Always.

Alan RickmanMy heart is so sad today. Alan Rickman was one of my favorite actors of all time, and I love him even more after reading all the tributes that shed light on who he was off screen.

Alan was one of the rare actors who understood the complexity of the INTJ persona; he magnificently portrayed multifaceted antagonists and, as Stephen Fry wrote, was “a man of such talent, wicked charm and stunning screen and stage presence. He’ll be sorely missed.”

JK Rowling described Alan as “a magnificent actor and a wonderful man.” Others called him “deeply principled”. Daniel Radcliffe described him as loyal, supportive and encouraging. “Contrary to some of the sterner (or downright scary) characters he played, Alan was extremely kind, generous, self-deprecating and funny.”

Emma Thompson’s tribute is my favorite, articulated with a bittersweet mingling of admiration and sorrow: “What I remember most in this moment of painful leave-taking is his humour, intelligence, wisdom and kindness. His capacity to fell you with a look or lift you with a word. The intransigence which made him the great artist he was – his ineffable and cynical wit, the clarity with which he saw most things, including me, and the fact that he never spared me the view. I learned a lot from him. He was the finest of actors and directors. I couldn’t wait to see what he was going to do with his face next. I consider myself hugely privileged to have worked with him so many times and to have been directed by him. He was the ultimate ally. In life, art and politics. I trusted him absolutely. He was, above all things, a rare and unique human being and we shall not see his like again.”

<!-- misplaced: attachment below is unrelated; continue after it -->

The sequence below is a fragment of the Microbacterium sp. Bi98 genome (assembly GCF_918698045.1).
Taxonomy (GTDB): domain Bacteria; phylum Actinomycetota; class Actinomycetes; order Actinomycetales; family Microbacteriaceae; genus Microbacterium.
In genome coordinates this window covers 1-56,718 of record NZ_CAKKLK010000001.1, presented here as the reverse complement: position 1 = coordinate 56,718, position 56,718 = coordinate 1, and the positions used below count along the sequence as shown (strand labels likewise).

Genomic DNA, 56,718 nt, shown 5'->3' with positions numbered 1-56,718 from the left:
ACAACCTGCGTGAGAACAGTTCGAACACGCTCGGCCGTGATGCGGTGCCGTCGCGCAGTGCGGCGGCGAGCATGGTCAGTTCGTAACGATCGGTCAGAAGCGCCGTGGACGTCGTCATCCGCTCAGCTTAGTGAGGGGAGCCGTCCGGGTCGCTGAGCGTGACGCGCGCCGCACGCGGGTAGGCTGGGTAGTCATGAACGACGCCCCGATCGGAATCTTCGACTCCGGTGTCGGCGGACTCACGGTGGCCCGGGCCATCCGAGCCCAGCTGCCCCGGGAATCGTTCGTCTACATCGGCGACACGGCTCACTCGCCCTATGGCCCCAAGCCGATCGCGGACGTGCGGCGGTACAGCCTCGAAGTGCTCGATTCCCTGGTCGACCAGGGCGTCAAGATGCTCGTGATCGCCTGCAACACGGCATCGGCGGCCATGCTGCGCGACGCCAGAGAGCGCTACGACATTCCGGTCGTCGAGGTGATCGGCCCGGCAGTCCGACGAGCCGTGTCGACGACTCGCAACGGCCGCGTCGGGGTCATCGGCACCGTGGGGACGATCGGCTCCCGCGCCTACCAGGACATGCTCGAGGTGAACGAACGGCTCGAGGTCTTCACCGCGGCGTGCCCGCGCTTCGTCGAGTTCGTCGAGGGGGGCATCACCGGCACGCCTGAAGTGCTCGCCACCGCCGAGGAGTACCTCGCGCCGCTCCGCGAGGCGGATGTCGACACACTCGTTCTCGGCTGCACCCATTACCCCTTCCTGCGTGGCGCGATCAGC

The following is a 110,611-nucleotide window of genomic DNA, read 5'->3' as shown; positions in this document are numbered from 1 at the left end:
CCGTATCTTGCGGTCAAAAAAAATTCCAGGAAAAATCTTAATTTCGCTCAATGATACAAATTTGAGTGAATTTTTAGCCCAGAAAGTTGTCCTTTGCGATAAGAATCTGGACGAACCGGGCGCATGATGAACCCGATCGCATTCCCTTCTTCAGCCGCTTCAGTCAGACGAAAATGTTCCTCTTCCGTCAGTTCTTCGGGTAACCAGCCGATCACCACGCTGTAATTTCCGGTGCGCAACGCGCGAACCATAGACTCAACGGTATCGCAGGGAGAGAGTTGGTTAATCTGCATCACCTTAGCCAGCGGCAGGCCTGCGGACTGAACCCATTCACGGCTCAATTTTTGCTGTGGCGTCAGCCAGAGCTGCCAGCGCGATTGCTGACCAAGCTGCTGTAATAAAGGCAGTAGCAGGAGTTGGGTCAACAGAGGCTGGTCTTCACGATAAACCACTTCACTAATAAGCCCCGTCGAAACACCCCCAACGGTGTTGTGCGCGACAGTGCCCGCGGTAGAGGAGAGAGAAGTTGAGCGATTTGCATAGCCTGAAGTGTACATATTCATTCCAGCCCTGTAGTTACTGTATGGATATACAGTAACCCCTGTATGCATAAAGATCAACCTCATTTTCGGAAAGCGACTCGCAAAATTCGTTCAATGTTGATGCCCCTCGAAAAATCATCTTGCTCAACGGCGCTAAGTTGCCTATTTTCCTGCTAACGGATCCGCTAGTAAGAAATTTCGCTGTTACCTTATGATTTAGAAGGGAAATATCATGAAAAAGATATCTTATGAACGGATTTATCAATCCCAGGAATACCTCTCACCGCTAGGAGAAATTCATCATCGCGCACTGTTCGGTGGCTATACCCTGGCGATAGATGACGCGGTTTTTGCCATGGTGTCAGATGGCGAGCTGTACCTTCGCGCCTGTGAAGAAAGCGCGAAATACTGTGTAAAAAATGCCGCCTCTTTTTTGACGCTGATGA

Take note, young stars. This is the kind of legacy you want to leave behind.

Wand Tribute

Authentically Aurora

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Faith Like a Child